tion of Civil Engineers, held 23rd February, 1835. RESOLVED, upon consideration of the above bequest of their late highlyesteemed and much-lamented President, that
I. The Premiums to be given be both of an honorary and pecuniary nature.
II. That the honorary premiums consist of medals in gold, silver, and bronze, to be called the “ Telford Medals," with a head of the late president on one side, surrounded by the words, “ Institution of Civil Engineers, founded 1818;" and on the other “Telford Medal," and a suitable device, leaving a space for the name of the successful candidate, and the object of the reward; or of such other description of honorary medals, and of such size and value as shall be determined by the Council.
III. That the principal subjects for which premiums will be given are1. Descriptions, accompanied by plans and explanatory drawings, of any work in civil engineering, as far as absolutely executed; which shall contain authentic details of the progress of the work*.-2. Models or drawings, with descriptions of useful engines and machines; plans of harbours, bridges, roads, rivers, canals, mines, &c.; surveys and sections of districts of country.-3. Practical Essays on subjects connected with civil engineering, such as geology, mineralogy, chemistry, physics, mechanic arts, statistics, agriculture, &c., together with models, drawings, or descriptions of any new and useful apparatus, or instruments applicable to the purposes of engineering or surveying.
IV. No premiums can be given until the next session of the institution, but specimens of the “Telford Medals" will, if possible, be provided for the inspection of the members previous to the close of the present session; and any communications for reward, presented during the present session, will be considered as subjects for premiums in 1836.
V. The number or nature of premiums to be determined by the Council at a special meeting or meetings to be called for that purpose. No member of the Council can be present at any meeting for determining the premium of the class for which he may be a candidate. The quorum of the council for deciding on the premiums must consist of at least the president, two vice-presidents, and four members, or in case of the unavoidable absence of the president, of three vice-presidents, and four members of the council; being in either case seven, as the smallest number of a Council for awarding premiums.
* Smeaton's account of the Edystone Light-house may be taken as an example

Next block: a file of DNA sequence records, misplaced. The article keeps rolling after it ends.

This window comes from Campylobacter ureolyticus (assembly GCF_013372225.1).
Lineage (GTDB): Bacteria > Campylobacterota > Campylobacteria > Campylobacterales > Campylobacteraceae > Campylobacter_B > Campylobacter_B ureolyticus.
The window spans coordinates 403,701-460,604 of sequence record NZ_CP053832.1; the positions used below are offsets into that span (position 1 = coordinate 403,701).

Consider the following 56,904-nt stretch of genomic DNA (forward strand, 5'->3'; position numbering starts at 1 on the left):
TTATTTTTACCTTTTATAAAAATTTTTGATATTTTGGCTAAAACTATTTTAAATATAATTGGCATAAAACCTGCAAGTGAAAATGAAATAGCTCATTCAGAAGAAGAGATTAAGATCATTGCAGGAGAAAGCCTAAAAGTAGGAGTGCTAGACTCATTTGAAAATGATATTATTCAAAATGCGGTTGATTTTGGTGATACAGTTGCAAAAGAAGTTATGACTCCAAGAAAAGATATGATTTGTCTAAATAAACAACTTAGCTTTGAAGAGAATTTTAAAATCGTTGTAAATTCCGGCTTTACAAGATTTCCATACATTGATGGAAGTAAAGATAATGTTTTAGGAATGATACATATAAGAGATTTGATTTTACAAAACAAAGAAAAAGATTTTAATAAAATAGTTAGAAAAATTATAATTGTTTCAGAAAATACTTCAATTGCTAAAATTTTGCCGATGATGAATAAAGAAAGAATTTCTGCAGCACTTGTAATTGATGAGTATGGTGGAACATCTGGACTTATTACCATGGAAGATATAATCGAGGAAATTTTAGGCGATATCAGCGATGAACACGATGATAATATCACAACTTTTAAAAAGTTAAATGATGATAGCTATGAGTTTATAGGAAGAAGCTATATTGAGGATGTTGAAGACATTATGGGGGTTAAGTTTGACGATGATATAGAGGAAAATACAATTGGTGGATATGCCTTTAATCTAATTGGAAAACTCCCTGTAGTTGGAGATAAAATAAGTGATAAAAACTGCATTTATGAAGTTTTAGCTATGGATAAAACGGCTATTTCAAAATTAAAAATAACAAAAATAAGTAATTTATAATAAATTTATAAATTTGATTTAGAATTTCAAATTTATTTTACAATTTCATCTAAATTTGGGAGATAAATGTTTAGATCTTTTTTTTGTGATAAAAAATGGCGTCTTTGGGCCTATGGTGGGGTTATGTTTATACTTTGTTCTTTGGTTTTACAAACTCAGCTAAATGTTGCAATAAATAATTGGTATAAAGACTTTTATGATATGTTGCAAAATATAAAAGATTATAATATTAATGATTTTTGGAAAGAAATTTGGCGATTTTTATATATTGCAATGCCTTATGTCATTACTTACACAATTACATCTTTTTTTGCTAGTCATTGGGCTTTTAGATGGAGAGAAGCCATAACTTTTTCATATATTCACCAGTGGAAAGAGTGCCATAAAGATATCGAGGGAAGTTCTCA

VI. The premiums to be distributed to the successful candidates at a special general meeting at the end of the session.
VII. In the distribution of premiums no distinction will be made between natives and foreigners.
VIII. The proceedings in Council respecting the premiums to be made known at the ordinary meeting of the 24th of February, from the chair; and that printed copies of the same be circulated to every member of the Institution, together with the substance of the address of the President on the 27th of January, 1835.
To the bequest of Mr. Telford and these resolutions, and particularly to the seventh, we desire the same extensive attention that we requested to the legacy of Mr. Scott, and to the terms in which it was actually bequeathed ; and further we appeal to the justice of the Franklin Institute, that they will enable us soon to announce that the following statement and contrast has ceased to be true.
The proceeds of a legacy of £530 were The proceeds of a legacy of £2000. left to “ ingenious men and women,"
“ to be expended in annual by a Scotchman dying in America. premiums” by a Scotchman dying in The Franklin Institute of the state of London. The Institution of Civil EnPennsylvania for the promotion of the gineers of London, at liberty to make mechanic arts, endeavour to limit the any restriction or condition they please, knowledge and the advantage of the take no advantage of their position, but bequest to “ the ingenious of the decide that in the distribution of the United States only."
no distinction shall be made between natives and foreigners."
Estimate of the Eficacy of the Hot-Air Blast. The calculations, &c., of M. Clement Desormes, have induced him to conclude that the temperature of the furnace for smelting iron is increased 270°,—360° Fahr., by the introduction of the hot-air blast; and he states, that he considers this increase to be adequate to the explanation of all the observed effects.